Some countries are already taking advantage of this opportunity. Since 2000, 36 dams in the US have been replaced by generators, adding more than 500 megawatts of renewable energy. There is more possibility: The US Department of Energy’s 2016 report found that an additional 4.8 gigawatts of electricity could be generated by rehabilitating weak dams over the next thirty years. In places like the US and Western Europe, where the growth of dams during the 20th century faded away, rehabilitation may be the only way governments want more water. “If there are dams left, let’s try to find solutions and work together to find the best solution,” says McManamay.
But before anyone starts building a dam, they may need to look at the numbers again. It is not easy to accurately predict the amount of electricity that a leased space will produce, as it is clear that not every pool should be converted. Suppose someone wants to install turbines in a dam built to prevent water from flowing so that they can irrigate farmers’ fields. During the growing season, most of the water would flow to the crops, instead of crossing the dam to generate electricity. Or it may be that in an area where water is sufficient to supply electricity for part of the year. Suddenly the restored dams would not seem like such a wise idea.
Some recent research on renovated dams in the US, which was also commissioned by the Department of Energy, found that estimates of their power range came from a reliable source: On average, the displays were 3.6 times larger than the actual power. The study found that the most successful reclaimers are concrete dams that are built to facilitate mobility. (Dams are often used to expand or deepen waterways to make boats safer.) “This is a difficult subject. Repairing is not easy, ”says McManamay.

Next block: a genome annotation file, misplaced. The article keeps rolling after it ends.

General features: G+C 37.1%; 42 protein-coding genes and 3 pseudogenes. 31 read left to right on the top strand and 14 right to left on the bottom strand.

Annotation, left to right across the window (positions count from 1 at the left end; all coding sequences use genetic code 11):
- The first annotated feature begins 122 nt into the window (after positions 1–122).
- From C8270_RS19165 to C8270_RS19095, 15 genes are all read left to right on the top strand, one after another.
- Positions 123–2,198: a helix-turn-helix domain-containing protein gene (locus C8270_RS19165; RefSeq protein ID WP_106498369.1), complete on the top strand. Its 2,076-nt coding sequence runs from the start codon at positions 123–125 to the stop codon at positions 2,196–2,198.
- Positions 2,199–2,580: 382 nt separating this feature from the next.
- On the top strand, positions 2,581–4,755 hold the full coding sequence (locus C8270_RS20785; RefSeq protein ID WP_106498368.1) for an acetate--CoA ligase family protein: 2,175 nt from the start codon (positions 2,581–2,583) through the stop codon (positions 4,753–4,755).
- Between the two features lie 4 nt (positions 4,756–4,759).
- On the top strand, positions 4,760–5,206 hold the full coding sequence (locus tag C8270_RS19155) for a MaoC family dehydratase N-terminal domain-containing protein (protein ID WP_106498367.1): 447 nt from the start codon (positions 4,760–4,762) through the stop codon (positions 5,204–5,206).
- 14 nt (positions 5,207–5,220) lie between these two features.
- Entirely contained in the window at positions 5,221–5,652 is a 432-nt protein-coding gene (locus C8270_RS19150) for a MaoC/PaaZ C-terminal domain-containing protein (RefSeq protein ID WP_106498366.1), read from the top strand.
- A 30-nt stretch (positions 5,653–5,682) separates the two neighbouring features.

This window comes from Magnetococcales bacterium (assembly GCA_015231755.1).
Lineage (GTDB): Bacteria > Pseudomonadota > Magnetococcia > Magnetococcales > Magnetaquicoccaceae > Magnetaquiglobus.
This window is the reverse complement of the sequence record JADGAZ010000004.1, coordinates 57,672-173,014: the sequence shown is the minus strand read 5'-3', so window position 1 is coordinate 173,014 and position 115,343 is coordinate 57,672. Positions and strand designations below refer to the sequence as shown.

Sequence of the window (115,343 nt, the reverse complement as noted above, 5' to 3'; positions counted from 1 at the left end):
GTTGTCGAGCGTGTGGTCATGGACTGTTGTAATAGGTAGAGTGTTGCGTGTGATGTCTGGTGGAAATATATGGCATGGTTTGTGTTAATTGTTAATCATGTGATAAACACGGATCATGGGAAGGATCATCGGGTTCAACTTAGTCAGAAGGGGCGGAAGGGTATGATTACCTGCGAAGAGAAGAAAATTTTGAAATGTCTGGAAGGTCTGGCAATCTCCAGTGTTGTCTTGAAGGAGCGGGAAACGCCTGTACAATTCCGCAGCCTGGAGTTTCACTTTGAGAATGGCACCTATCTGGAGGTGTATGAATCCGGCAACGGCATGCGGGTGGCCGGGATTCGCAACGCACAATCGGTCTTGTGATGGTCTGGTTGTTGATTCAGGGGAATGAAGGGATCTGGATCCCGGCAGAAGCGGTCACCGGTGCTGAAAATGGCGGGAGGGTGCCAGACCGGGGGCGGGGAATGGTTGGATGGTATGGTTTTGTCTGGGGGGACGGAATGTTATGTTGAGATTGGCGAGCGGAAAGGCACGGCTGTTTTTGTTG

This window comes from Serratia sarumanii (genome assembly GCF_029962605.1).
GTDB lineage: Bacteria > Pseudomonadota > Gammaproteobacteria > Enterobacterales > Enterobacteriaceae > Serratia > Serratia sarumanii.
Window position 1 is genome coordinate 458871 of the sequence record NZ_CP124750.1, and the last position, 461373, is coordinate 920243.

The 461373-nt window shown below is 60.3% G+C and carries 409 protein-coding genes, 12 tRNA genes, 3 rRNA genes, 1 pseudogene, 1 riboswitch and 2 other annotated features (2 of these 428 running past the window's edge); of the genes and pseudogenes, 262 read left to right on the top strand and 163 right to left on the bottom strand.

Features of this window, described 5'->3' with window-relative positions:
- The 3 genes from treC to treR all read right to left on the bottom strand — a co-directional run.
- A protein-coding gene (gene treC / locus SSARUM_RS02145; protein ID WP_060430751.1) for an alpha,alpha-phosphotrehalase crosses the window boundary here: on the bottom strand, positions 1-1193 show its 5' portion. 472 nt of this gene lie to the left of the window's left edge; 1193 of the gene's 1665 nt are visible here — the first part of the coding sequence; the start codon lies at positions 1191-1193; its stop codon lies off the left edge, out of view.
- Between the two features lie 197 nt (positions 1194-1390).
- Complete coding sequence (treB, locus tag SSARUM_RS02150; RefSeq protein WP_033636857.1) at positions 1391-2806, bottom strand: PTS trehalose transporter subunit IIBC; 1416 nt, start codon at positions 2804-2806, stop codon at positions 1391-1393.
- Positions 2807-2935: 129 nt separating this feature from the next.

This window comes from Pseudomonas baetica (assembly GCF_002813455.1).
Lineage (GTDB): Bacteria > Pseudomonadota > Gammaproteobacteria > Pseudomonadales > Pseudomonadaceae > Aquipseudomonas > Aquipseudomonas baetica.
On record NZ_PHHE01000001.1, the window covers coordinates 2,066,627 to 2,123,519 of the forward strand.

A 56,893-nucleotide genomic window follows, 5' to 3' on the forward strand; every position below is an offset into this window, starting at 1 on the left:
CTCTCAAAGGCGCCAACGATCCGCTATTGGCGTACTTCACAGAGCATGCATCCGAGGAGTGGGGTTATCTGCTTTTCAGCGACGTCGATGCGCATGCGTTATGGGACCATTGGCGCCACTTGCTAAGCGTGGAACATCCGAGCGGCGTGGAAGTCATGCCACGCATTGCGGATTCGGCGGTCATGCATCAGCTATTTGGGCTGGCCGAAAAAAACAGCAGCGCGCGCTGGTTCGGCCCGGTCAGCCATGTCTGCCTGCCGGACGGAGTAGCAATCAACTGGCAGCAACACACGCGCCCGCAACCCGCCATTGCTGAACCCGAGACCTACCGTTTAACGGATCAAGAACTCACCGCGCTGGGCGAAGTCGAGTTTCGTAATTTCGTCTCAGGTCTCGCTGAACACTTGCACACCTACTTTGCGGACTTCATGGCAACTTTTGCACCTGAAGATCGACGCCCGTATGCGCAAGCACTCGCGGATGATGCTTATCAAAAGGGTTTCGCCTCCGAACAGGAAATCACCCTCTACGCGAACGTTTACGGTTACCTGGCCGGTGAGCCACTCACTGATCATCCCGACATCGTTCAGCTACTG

But in countries like Brazil, big dams are still a big issue. “If they are to truly prosper and improve the lives of people all over the country, they need energy. This is a long and short time, ”says Michael Goulding, chief of the water scientist at the Wildlife Service. The country’s most recent 10-year power plan features nine major dams is destined to end Before the year 2029. Instead of expecting the dam to be rebuilt, it is important to ensure that proper education is provided to ensure that it is built in a way that minimizes environmental damage, says Goulding: “It often damages the environment. it’s not very good. He also described the scenic location near the dam and the scenery does not include all the difficulties of downstream and upstream. ”
The Belo Monte Dam is a good example of how large dams affect the environment. The dam diverted 80 percent of Xingu’s water from the 62 miles[62 km]of the Big Bend River. This region of Xingu is the only place known as Zebra Pleco, the world’s most fascinating fish species. Thiago BA Couto, a post-doctoral researcher at Florida International University’s Tropical Rivers Lab, says Thiago BA Couto. The impact of dams on fish species is well documented anywhere in the world. In Washington State, Elwha Dam separates the Elwha slope up and down, reducing Salmon fish habitat is 90 percent. Some tribal areas along the river have disappeared, with some people — such as Chinook — experiencing a slight decline in their size.
In the long run, however, even large dams can become more powerful than they can be used. In 2014, the last remnants of Elwha Dam were permanently removed. The Chinook fish that for years had been confined to the back of two dams is now slowly moving he returns on the surface. Complete recovery is expected to take many years. “Dams don’t last long,” says Couto. “There are many who are too many, but they are not giving the benefits they deserve.”
Some of the Best WIRED Stories